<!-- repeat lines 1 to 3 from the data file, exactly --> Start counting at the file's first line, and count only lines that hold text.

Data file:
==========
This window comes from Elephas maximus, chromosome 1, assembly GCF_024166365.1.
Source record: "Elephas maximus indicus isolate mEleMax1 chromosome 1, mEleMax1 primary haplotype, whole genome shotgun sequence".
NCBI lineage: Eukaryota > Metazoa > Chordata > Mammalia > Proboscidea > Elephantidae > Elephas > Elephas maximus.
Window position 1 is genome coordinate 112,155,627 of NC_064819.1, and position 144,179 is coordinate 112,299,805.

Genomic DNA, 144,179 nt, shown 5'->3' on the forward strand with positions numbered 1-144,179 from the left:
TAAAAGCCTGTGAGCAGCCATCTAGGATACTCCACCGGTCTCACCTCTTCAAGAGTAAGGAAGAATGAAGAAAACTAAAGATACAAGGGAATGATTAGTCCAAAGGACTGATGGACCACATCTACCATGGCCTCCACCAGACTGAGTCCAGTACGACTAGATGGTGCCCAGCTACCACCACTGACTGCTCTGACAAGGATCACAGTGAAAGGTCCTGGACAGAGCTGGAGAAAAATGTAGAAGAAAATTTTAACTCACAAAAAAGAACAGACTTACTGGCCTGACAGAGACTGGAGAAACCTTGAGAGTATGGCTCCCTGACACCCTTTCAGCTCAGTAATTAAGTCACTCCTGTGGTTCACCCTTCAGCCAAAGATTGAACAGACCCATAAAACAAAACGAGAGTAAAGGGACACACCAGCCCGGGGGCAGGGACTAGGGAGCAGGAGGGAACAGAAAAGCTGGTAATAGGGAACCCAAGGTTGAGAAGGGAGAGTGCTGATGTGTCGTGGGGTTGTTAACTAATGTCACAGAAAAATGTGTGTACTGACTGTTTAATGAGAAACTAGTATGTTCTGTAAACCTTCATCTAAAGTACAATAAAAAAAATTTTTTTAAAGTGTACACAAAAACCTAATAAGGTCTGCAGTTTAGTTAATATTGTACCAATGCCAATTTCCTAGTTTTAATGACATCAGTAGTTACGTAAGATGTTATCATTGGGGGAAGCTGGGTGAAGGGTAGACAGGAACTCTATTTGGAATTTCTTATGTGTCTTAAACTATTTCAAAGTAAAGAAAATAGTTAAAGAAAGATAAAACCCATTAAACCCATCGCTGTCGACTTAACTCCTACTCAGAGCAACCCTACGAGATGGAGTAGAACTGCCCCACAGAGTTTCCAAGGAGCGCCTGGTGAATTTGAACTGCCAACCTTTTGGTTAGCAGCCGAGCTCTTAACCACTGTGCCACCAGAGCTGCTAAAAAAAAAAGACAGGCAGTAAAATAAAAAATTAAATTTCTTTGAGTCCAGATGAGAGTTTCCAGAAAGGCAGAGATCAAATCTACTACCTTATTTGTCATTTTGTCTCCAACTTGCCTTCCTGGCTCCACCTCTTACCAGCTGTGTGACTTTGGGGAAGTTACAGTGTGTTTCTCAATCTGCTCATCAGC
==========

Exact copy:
This window comes from Elephas maximus, chromosome 1, assembly GCF_024166365.1.
Source record: "Elephas maximus indicus isolate mEleMax1 chromosome 1, mEleMax1 primary haplotype, whole genome shotgun sequence".
NCBI lineage: Eukaryota > Metazoa > Chordata > Mammalia > Proboscidea > Elephantidae > Elephas > Elephas maximus.